Advanced Search
MyIDEAS: Login to save this paper or follow this series

Intellectual Property and Marketing

Contents:

Author Info

  • Darius Lakdawalla
  • Tomas Philipson
  • Y. Richard Wang

Abstract

Patent protection spurs innovation by raising the rewards for research, but it usually results in less desirable allocations after the innovation has been discovered. In effect, patents reward inventors with inefficient monopoly power. However, previous analysis of intellectual property has focused only on the costs patents impose by restricting price-competition. We analyze the potentially important but overlooked role played by competition on dimensions other than price. Compared to a patent monopoly, competitive firms may engage in inefficient levels of non-price competition -- such as marketing -- when these activities confer benefits on competitors. Patent monopolies may thus price less efficiently, but market more efficiently than competitive firms. We measure the empirical importance of this issue, using patent-expiration data for the US pharmaceutical industry from 1990 to 2003. Contrary to what is predicted by price competition alone, we find that patent expirations actually have a negative effect on output for the first year after expiration. This results from the reduction in marketing effort, which offsets the reduction in price. The short-run decline in output costs consumers at least $400,000 per month, for each drug. In the long-run, however, expirations do raise output, but the value of expiration to consumers is about 15% lower than would be predicted by a model that considers price-competition alone, without marketing effort. The non-standard effects introduced by non-price competition alter the analysis of patents' welfare effects.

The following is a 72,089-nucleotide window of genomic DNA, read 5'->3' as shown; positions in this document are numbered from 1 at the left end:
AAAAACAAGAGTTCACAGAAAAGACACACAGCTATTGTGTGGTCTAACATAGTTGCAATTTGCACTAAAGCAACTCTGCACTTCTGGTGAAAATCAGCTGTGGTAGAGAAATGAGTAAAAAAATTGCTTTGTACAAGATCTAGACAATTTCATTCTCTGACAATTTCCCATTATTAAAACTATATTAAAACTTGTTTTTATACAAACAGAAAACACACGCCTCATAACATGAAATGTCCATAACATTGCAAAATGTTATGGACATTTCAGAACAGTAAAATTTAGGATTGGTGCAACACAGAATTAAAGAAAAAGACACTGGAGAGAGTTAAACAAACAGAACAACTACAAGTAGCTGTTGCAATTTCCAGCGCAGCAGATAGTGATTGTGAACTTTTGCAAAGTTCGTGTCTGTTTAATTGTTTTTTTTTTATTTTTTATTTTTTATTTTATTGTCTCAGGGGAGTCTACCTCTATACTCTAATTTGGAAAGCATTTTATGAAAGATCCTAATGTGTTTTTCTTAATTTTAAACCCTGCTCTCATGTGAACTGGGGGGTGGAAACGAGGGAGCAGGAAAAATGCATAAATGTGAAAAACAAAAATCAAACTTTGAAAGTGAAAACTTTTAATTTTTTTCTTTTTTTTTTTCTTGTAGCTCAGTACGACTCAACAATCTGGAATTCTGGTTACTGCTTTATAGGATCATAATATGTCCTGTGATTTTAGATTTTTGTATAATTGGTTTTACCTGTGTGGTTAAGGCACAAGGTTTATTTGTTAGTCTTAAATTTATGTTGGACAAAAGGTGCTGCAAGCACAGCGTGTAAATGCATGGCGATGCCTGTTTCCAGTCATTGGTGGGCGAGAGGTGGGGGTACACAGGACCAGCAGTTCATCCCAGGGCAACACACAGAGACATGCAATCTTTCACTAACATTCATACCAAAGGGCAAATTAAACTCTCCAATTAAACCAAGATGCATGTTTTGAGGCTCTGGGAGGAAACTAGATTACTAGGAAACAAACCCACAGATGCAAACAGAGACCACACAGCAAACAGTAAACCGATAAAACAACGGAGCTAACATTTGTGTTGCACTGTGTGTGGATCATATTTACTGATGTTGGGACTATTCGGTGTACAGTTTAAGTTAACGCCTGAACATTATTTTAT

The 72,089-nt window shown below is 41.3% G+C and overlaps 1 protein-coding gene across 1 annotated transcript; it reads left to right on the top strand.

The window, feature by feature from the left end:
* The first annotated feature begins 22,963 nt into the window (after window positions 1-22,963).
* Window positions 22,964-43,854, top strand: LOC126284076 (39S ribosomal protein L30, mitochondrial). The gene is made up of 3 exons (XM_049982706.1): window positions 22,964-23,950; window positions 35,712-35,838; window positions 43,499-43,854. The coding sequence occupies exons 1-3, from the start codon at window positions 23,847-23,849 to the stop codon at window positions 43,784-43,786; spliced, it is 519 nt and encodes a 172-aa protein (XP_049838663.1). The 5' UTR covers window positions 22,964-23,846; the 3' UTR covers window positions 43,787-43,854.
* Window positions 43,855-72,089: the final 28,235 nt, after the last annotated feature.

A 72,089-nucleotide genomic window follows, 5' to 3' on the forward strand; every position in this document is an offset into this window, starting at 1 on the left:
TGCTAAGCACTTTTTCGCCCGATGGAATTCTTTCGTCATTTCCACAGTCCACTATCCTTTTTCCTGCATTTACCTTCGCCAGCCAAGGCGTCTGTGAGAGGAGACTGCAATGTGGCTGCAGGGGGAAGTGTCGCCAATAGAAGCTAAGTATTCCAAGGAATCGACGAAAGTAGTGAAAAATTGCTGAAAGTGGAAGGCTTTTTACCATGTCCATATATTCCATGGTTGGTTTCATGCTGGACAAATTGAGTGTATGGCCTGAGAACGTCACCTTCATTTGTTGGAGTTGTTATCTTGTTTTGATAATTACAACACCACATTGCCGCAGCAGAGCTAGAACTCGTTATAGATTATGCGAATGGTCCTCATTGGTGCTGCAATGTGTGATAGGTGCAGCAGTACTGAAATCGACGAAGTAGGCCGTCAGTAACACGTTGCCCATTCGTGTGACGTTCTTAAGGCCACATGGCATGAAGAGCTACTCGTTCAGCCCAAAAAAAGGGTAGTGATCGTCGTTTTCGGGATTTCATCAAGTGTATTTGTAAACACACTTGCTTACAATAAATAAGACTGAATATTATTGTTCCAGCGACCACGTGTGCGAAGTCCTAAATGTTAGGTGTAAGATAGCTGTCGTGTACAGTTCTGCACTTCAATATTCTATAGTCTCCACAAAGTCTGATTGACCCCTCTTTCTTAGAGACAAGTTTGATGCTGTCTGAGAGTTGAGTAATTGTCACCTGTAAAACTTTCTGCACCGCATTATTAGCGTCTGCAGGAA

Download Info

If you experience problems downloading a file, check if you have the proper application to view it first. In case of further problems read the IDEAS help page. Note that these files are not on the IDEAS site. Please be patient as the files may be large.
File URL: http://www.nber.org/papers/w12577.pdf
Download Restriction: no

Bibliographic Info

Paper provided by National Bureau of Economic Research, Inc in its series NBER Working Papers with number 12577.

as in new window
Length:
Date of creation: Oct 2006
Date of revision:
Handle: RePEc:nbr:nberwo:12577

Note: AG HC HE
Contact details of provider:
Postal: National Bureau of Economic Research, 1050 Massachusetts Avenue Cambridge, MA 02138, U.S.A.
Phone: 617-868-3900
Email:
Web page: http://www.nber.org
More information through EDIRC

Related research

Keywords:

Find related papers by JEL classification:

This paper has been announced in the following NEP Reports:

References

References listed on IDEAS
Please report citation or reference errors to , or , if you are the registered author of the cited work, log in to your RePEc Author Service profile, click on "citations" and make appropriate adjustments.:
as in new window
  1. Bagwell, Kyle, 2007. "The Economic Analysis of Advertising," Handbook of Industrial Organization, Elsevier.
  2. Becker, Gary S & Murphy, Kevin M, 1993. "A Simple Theory of Advertising as a Good or Bad," The Quarterly Journal of Economics, MIT Press, vol. 108(4), pages 941-64, November.
  3. Klemperer, Paul, 1990. "How Broad Should the Scope of Patent Protection Be?," CEPR Discussion Papers 392, C.E.P.R. Discussion Papers.